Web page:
The studied groups were sex-matched (p = 0.75), and also, the benign thyroid nodule (BTN) group and the malignant thyroid nodule (MTN) group were age-matched (46 ± 12.45 vs 44.6 ± 13 years, p = 0.745). (Table 1)

Table 1 Comparison of sex and age between the studied groups

FNAC reports for the examined thyroid nodules (40 patients) were as follows; 3 patients with Bethesda II which all proved post-operatively to be benign; 6 cases were classified as Bethesda III, of which 1 (16.7%) proved to be malignant; 18 cases were classified as Bethesda IV, of which 6 (33.3%) proved to be malignant; finally, 9 cases were classified as Bethesda V and 4 cases as Bethesda VI, which all proved to be malignant. Interestingly, 17 cases out of the 24 Bethesda III and IV thyroid nodules (71%) proved to be benign by post-operative histopathological examination (Table 2).

Table 2 Preoperative fine needle aspiration cytology and postoperative pathological features of patients

IL-8, EGF, HGF, and MIG showed statistically significant differences between the three studied groups. They were significantly increased in MTN when compared to the BTN and the control group. Ang-1 showed statistically significant differences between the three studied groups. It was significantly increased in MTN when compared to the BTN but showed no significant increase when compared to the control group. IL-5, Gal-3, and VDBP showed no statistical significance. Multivariate analysis showed a significant difference for IL-8, EGF, HGF, and MIG in differentiating BTN from MTN (Table 3). There was no significant difference in the level of the studied biomarkers between malignant cases with or without lymph node metastasis.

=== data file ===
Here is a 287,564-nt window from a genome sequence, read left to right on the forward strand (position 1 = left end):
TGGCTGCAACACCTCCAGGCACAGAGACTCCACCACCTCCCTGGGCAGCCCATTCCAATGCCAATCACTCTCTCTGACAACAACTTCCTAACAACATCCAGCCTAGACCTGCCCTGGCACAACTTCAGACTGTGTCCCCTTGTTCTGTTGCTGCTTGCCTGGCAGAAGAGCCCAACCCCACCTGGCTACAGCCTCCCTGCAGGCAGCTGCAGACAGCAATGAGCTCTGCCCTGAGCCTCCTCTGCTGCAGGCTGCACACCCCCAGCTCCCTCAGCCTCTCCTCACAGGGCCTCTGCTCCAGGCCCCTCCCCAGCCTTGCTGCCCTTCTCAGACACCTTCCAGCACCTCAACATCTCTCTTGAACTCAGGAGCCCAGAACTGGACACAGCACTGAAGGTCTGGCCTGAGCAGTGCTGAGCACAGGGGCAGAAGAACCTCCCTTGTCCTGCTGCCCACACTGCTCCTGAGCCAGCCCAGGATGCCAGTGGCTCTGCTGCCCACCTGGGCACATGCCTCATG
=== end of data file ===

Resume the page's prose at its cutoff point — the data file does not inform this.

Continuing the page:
Table 3 Comparison of serum marker levels between the studied groups

The diagnostic performance of biomarkers to differentiate MTN from BTN was compared against the gold standard tool which is the post-operative histopathological examination. ROC curves were plotted for the five significant biomarkers. Serum IL-8 and EGF showed the highest single marker diagnostic performance with ROC curves AUC 0.849 and 0.848, respectively. The AUC of the different combination panels was compared (IL-8 + EGF + MIG) and (IL-8 + EGF + MIG + HGF) showed the best AUC (0.858) (Fig. 1 and Table 4)

Fig. 1
figure1

Receiver operating characteristics (ROC) curves for different marker combinations to discriminate malignant from benign nodules. IL interleukin, EGF epidermal growth factor, HGF hepatocyte growth factor, MIG monokine induced by interferon gamma, Ang-1 angiopoietin-1, Gal-3 galectin-3, VDBP vitamin D binding protein

Table 4 Analysis of receiver operating characteristic (ROC) curves of serum markers and their combinations

Agreement and diagnostic performance analysis were conducted for the significant biomarkers individually and for the different combinations. Positive and negative status for each biomarker was determined according to its result, above or below the marker cut-off, respectively. In each biomarker combination, “negative” was assigned to the patient who was negative for all the markers of the combination (below the cut-offs) assigned by the Youden index for all the combined markers. We evaluated five different biomarker combinations. The combined biomarker panels of (IL-8 and EGF) and (IL-8, EGF, and MIG) had the most acceptable diagnostic performance. They have reached a sensitivity and specificity of 95% and 65%, respectively, with a negative predictive value of 92.9%. Meanwhile, a sensitivity and NPV of 100% was reached in two combinations (IL-8, EGF, and HGF) and (IL-8, EGF, HGF, and MIG), but this was at the expense of specificity (45%) and PPV (64.5%) (Table 5).